For Immediate Release
July 6, 2023
Contact: Thayer Roberts
However, we remain concerned as to how CMS will use evidence that includes consideration of QALYs and similar measures of cost effectiveness. CMS cannot easily dissect cost effectiveness calculations from conclusions about a treatment’s clinical impact. We urge CMS to further clarify how the agency will judge whether the evidence being considered represents high quality, patient-centered evidence that is representative of the diverse patient population being treated, promotes health equity and excludes biased judgements of health improvement.
We also remain concerned that CMS left the door open to use of the equal value of life year gained (evLYG) metric, a prime example of efforts to replace the QALY with a metric that similarly incorporates unreliable calculations related to health improvement and quality of life. We appreciate CMS will evaluate the measures being used against the statutes banning QALYs and similar measures, but we also hope CMS will set explicit standards for use of only high-quality, patient-centered evidence in negotiations.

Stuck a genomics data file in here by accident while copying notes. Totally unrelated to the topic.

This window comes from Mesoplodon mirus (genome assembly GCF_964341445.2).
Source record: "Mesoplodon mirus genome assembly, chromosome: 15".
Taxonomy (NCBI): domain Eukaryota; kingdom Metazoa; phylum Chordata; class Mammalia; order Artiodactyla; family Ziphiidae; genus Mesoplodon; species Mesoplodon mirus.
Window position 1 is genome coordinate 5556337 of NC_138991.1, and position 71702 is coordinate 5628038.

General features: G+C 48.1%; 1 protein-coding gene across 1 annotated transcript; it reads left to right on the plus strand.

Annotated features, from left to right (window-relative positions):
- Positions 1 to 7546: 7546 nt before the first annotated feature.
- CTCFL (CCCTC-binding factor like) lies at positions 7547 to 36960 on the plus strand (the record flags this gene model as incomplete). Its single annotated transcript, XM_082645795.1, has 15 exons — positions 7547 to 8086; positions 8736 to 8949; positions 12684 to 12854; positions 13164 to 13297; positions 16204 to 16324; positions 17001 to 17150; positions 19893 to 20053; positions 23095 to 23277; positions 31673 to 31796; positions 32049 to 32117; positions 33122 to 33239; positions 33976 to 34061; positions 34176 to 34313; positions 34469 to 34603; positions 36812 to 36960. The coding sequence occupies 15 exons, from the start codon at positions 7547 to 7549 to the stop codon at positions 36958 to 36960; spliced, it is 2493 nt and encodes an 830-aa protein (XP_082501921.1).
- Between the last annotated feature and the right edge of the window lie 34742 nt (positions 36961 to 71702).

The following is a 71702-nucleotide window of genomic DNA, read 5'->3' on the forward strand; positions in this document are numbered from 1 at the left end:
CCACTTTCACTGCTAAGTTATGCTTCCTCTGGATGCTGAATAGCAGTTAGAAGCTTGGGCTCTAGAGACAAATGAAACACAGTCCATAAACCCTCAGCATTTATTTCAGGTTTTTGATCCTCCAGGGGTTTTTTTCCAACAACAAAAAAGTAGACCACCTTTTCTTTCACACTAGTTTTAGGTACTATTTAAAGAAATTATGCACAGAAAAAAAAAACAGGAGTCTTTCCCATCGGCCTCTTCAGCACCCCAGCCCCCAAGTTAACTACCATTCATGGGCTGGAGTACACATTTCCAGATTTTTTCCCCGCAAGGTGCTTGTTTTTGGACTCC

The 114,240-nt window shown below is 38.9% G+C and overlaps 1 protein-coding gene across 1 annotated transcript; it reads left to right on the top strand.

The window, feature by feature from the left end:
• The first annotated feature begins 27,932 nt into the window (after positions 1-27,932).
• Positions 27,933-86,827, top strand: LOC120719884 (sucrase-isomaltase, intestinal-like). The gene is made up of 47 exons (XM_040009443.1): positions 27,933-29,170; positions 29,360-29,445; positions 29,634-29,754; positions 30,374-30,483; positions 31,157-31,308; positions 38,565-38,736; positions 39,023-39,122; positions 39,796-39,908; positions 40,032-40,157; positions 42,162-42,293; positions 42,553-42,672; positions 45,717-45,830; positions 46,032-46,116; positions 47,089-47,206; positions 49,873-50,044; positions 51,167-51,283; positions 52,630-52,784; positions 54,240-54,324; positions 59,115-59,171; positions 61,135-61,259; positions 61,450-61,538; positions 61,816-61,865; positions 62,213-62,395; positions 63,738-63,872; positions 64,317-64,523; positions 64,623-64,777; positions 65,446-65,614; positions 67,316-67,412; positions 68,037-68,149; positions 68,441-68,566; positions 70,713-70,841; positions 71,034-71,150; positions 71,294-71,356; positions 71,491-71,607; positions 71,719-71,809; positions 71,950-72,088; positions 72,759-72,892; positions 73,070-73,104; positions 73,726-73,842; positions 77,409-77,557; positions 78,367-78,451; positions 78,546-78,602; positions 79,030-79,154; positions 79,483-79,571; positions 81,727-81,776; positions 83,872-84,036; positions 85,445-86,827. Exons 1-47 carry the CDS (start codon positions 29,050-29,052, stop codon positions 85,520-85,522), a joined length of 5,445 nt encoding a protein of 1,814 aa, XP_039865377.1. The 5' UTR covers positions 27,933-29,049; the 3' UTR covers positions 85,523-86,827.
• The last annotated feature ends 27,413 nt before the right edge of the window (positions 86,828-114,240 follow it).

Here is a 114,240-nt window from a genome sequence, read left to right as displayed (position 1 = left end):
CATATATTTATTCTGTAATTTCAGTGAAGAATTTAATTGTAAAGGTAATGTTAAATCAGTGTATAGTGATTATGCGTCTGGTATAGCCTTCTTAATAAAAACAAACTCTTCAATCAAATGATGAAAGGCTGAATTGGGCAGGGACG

CMS responded to requests from patient and disability groups seeking formal opportunities for engagement by adding patient-focused listening sessions in the fall of 2023. Though a step in the right direction, we urge CMS to ensure that these listening sessions are part of a larger dialogue between CMS and stakeholders. We encourage CMS to go a step further to formalize a standardized process for patients and people with disabilities to engage throughout the process, including creating early opportunities for stakeholders to respond to CMS’ initial thinking on therapeutic alternatives and the negotiation factors. To facilitate this engagement, CMS should appoint an ombudsman dedicated to patient engagement, providing a clear and easy path to ensure these important viewpoints are heard and incorporated throughout the process.
We hope CMS will be transparent in the standards set for evidence considered to be high quality and patient-centered and look forward to future guidance creating more specific and formalized engagement of patients and people with disabilities that assures the agency incorporates their lived experiences into their decisions.